It is similar in my case. With my value proposition due to expire, my first instinct is to go back to my ex – my ex value proposition that is (I have no other exes!!). Maybe it will succeed. Maybe it will not – in which case I’ve to find something new. But rebounding to the ex is the safest bet. So if I manage to make this work, you can hope to find a lot more Pinky in these pages.

Language

For millions of years
Mankind lived
Just like the animals

And then something happened
That unleashed the power of our imagination
We learned to talk

(from Pink Floyd’s Keep Talking from Division Bell)

And then we moved to a place where no one speaks any of the languages you speak. And we became animals again.

This trip to Barcelona is the first time I’ve spent a reasonable length of time I’ve spent in a place where no one speaks any of the languages that I speak. And I’ve been literally feeling like an animal again, absolutely incapable of communicating, pointing at things and using sign language. It seems like my experience here has been significantly diminished given my inability to speak any of the languages spoken here.

I learnt to talk Kannada when I was perhaps one, or max two. I learnt English in a year or two after that. And then my language learning stopped. I had Hindi as my second language in school, and somehow struggled through it despite scoring 90 out of 100 in my board exam (shows how pointless board exams are). I can understand Hindi, and watch Hindi movies, but I still can’t speak fluently. When I have to speak Hindi, I construct a sentence in Kannada and then translate it. And I speak it with a heavy Kannada accent, much to the mirth of people around.

I have a Bihari cook in Bangalore. He claims to know Kannada  but I’ve never tried testing that. And I try speaking to him in Hindi. It is almost like we use sign language. I point to a set of ingredients and tell him the name of what I want to eat. He cooks, and buzzes off. At least talking face to face is fine. There are occasions when I have to call him and give him instructions (“come early tomorrow” or “come late today” or “don’t come today” or some such). It is a nightmare.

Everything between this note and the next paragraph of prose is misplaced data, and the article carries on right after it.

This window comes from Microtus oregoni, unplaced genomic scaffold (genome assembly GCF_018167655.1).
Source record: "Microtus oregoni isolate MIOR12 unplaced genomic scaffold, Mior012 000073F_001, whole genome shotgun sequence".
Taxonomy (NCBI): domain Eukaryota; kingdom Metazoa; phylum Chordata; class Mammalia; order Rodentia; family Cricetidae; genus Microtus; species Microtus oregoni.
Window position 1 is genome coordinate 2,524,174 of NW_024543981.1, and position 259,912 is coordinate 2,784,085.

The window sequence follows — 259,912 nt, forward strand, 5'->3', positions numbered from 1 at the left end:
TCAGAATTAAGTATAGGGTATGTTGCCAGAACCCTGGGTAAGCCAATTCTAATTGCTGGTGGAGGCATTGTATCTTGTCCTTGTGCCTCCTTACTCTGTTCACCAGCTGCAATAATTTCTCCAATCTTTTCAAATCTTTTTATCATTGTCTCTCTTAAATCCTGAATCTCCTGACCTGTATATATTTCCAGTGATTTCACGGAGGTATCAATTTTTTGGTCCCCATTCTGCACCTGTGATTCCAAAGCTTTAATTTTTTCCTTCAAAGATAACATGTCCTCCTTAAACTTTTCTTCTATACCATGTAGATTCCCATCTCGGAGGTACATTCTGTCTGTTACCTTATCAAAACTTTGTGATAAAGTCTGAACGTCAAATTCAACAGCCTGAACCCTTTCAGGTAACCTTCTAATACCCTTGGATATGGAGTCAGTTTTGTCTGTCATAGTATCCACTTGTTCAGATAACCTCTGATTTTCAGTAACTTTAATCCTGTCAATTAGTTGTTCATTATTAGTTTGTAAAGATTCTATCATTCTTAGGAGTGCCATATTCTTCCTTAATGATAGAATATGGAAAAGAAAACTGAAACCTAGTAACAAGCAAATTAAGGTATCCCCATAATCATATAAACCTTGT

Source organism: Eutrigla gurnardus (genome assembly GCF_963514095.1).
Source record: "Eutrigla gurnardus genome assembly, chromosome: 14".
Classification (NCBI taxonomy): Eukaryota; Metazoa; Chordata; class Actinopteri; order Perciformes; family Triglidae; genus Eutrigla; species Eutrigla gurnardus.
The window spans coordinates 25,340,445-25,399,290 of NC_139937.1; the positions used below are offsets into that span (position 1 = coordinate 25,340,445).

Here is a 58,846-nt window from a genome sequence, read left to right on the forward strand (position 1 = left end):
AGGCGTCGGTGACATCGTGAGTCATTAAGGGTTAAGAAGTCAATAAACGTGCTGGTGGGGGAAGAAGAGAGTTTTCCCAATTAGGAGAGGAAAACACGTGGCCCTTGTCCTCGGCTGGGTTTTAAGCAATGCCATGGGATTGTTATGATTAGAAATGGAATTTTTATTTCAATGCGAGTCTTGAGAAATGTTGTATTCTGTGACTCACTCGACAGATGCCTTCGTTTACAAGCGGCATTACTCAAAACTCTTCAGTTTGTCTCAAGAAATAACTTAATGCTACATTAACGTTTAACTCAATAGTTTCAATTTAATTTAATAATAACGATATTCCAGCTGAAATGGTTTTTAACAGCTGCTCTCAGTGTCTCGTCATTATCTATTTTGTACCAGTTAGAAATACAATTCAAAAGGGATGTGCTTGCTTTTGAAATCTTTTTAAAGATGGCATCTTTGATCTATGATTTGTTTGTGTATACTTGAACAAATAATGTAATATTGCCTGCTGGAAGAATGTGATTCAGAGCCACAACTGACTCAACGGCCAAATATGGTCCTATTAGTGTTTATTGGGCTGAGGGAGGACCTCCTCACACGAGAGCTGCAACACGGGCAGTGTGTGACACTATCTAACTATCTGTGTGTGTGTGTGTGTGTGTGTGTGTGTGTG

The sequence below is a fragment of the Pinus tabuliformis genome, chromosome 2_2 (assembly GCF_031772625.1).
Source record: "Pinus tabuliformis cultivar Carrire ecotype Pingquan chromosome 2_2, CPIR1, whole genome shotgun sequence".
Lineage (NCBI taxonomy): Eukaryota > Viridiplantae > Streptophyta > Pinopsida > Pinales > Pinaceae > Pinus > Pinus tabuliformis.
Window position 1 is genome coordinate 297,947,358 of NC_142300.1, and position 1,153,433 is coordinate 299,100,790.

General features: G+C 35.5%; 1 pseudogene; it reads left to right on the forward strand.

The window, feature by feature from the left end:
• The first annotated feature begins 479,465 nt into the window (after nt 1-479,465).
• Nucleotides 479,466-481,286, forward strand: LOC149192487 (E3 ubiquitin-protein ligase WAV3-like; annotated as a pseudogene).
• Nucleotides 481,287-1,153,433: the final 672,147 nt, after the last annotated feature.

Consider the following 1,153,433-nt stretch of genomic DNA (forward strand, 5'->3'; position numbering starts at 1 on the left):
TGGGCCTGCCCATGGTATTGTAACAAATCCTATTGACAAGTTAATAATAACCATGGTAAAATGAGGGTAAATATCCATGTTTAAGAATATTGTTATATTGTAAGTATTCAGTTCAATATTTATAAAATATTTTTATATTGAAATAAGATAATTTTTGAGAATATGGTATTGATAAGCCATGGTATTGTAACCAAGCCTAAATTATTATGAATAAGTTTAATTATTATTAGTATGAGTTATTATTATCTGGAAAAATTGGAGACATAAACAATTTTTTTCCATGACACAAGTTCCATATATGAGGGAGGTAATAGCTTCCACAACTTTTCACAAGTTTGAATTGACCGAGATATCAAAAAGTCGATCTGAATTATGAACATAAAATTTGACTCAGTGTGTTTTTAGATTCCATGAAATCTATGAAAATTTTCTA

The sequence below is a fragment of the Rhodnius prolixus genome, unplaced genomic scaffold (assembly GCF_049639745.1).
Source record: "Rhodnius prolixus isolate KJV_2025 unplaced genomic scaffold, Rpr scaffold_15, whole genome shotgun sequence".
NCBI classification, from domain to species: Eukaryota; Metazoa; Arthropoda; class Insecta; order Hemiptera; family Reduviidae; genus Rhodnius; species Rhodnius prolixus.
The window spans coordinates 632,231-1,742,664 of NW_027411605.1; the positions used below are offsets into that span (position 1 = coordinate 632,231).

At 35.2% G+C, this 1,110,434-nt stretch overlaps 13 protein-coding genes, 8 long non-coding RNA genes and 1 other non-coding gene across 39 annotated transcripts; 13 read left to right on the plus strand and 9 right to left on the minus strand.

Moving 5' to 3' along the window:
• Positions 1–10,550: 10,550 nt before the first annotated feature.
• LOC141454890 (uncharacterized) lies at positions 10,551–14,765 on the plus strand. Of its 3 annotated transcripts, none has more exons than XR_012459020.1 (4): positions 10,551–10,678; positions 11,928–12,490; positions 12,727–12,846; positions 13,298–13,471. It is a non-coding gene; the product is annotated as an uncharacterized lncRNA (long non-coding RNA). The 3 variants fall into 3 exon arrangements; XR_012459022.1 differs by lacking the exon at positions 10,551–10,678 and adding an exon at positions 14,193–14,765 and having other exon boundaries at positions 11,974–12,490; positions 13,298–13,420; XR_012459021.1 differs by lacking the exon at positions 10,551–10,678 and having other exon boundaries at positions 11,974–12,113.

It’s not like I’m absolutely bad at languages – I can pick up words  quite easily. Thanks to football watching I’ve learnt a fair bit of European history and geography and culture, and through the process I’ve learnt a fair number of words (they’re of the kind of trequartistaregistatornante, etc but European words nevertheless). I know words in several languages. Just that I have this inability to learn grammar, or how words are put together to form sentences and communicate thoughts (except of course in English and Kannada).

Fourteen years back I went to IIT Madras, and half the people in my class were Gult. That meant I had the opportunity to pick up a fair bit of both Telugu and Tamil. I did neither. I can understand both languages a fair bit, but my understanding of the languages can be described as “assembly language”. I know words and what they mean. I listen for such keywords in what people are saying and interpret based on that. And when I speak these languages, it is based on keywords – I just say out the noun and the root form of the verb and expect the other person to interpret. I’ve never managed to get beyond this!